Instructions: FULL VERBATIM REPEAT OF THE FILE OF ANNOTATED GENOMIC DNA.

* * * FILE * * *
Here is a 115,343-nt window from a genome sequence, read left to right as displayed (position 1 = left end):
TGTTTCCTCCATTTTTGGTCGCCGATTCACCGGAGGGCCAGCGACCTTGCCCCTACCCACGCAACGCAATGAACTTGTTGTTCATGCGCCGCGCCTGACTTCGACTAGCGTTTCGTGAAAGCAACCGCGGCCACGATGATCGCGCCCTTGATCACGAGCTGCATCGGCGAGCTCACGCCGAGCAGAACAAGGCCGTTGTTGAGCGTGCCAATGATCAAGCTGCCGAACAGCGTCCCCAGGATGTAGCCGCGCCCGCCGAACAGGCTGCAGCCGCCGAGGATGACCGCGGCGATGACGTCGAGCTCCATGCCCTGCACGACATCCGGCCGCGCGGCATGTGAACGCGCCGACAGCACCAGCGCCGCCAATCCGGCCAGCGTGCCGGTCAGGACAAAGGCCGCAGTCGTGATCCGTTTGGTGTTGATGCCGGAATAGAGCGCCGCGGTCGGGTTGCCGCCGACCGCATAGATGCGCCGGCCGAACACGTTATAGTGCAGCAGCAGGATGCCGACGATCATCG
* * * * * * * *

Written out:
Here is a 115,343-nt window from a genome sequence, read left to right as displayed (position 1 = left end):
TGTTTCCTCCATTTTTGGTCGCCGATTCACCGGAGGGCCAGCGACCTTGCCCCTACCCACGCAACGCAATGAACTTGTTGTTCATGCGCCGCGCCTGACTTCGACTAGCGTTTCGTGAAAGCAACCGCGGCCACGATGATCGCGCCCTTGATCACGAGCTGCATCGGCGAGCTCACGCCGAGCAGAACAAGGCCGTTGTTGAGCGTGCCAATGATCAAGCTGCCGAACAGCGTCCCCAGGATGTAGCCGCGCCCGCCGAACAGGCTGCAGCCGCCGAGGATGACCGCGGCGATGACGTCGAGCTCCATGCCCTGCACGACATCCGGCCGCGCGGCATGTGAACGCGCCGACAGCACCAGCGCCGCCAATCCGGCCAGCGTGCCGGTCAGGACAAAGGCCGCAGTCGTGATCCGTTTGGTGTTGATGCCGGAATAGAGCGCCGCGGTCGGGTTGCCGCCGACCGCATAGATGCGCCGGCCGAACACGTTATAGTGCAGCAGCAGGATGCCGACGATCATCG